Sunday, March 8, 2009

I Know My Redeemer Lives

I've heard and read this verse quoted more times than I care to count, and I'm sure a fair number of those times attributed the quote to Job, uttered from the pit of his suffering in chapter 19. (Aside: I've been wondering if I could get through an entry on Job without using the word suffering, but it's obviously not going to be today. I'll try again tomorrow.) 

The over-emotional reactionary within all of us wants to cry out, "Yes! Job trusted in the Lord Jesus even when all hope was lost!" All the rational commentaries are quick to clarify that Job wasn't talking about his Redeemer redeemer, just someone to vindicate him, someone who would prove his innocence, or reclaim him from the ranks of the "told you so" files. But they still capitalize the word, don't they? So maybe it's a bit out of context to use that verse to talk about Jesus . . . but not so far gone that the scholars won't agree Job expected to get his long-awaited shout-out from the Lord Himself. The emotional and the rational both seem to agree that the Redeemer of verse 25 is the God of verse 26.

Another quick nonspiritual observation: it kinda cracks me up that the general attitude toward Job's rants, grumblings, and utterings is kind of "Hey, the dude was suffering. You would expect him to say a few things he didn't mean. He didn't understand, he was under duress." So when Job is talking about God treating him like an enemy, we look the other way. But when Job mentions the Redeemer and the idea of seeing him after he died, suddenly the theologians pounce on that bit of ancient poetry like it's the juiciest piece of doctrinal red meat since the word literal was first spoken into existence. I understand that this is the Word of God. And I know it's a significant couple of verses. But in the context from which Job expressed these thoughts, can we really expect systematic theology 101? Is there any need to dissect the finer points of this seemingly prophetic blurb with any more scrutiny than his observation eight verses earlier that his wife found his breath to be cause for suffering on its own?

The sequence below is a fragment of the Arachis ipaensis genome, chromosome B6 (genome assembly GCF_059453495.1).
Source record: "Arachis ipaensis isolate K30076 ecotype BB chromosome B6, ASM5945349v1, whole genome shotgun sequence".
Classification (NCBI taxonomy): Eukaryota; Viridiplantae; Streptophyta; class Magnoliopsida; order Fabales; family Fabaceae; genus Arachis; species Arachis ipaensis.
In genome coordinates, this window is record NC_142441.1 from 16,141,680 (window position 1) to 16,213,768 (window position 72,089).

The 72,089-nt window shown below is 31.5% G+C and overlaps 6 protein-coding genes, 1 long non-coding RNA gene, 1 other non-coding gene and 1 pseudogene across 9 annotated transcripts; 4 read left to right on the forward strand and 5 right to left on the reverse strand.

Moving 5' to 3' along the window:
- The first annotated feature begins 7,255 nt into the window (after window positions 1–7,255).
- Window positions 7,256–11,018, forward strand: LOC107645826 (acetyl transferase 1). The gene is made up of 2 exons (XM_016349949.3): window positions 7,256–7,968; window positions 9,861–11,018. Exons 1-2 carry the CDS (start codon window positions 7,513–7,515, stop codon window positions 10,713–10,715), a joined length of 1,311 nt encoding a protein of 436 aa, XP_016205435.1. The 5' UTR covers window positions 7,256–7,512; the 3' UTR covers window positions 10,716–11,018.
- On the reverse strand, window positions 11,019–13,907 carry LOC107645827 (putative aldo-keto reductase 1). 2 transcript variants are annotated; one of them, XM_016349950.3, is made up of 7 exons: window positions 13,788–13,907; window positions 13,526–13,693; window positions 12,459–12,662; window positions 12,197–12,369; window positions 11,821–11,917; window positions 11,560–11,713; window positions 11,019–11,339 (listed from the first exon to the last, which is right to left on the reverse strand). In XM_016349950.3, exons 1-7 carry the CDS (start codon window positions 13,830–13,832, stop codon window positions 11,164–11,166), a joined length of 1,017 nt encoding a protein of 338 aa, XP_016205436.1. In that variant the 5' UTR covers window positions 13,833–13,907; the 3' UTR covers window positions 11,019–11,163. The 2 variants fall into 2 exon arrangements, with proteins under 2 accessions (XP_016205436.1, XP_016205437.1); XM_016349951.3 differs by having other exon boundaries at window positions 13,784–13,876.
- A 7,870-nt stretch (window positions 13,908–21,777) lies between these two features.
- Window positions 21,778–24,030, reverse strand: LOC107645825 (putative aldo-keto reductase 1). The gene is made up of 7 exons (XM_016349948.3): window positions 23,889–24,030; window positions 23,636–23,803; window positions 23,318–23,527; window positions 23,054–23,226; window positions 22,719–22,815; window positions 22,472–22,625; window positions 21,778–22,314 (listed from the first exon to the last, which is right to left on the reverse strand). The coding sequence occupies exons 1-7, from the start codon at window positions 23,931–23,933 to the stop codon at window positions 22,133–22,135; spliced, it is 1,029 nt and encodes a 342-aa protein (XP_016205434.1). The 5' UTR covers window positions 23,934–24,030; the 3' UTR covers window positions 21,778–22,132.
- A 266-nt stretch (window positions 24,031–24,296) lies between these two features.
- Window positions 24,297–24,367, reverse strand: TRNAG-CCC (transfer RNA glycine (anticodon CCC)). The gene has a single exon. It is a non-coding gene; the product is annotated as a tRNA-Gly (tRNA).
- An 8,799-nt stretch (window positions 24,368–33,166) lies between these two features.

Within the context of this book, Job's umpteenth response to his so-called friends' umpteenth critique, I'm not seeing a didactic theology dancing off Job's lips. What really puts a knot in my chest is Job's earnest statement of faith. Without a written Word in any form (that we know of) Job was longing for his own cries of pain and trust to be recorded for all time (they were). And although he had no chapter and verse to back him up, Job knew that no matter when or how he died, he believed that his Redeemer lived. He believed that he would meet him face to face, eye to eye, and that He would behold God Himself. He believed that God would . . . what? Vindicate him? Redeem him? Protect him? Does it really matter what the distinction was? The point I cling to is that Job believed God would, in the end, still be with Job as an advocate instead of an accuser.

I don't know if Job ever would have come up with that statement had he not gone through the trials recorded in this book. But I do know this: I can think of nothing better than to know I have a friend who will stick with me until the end. The fact that I can count on God Himself to be that friend . . . well, that just makes me want to break down and cry.

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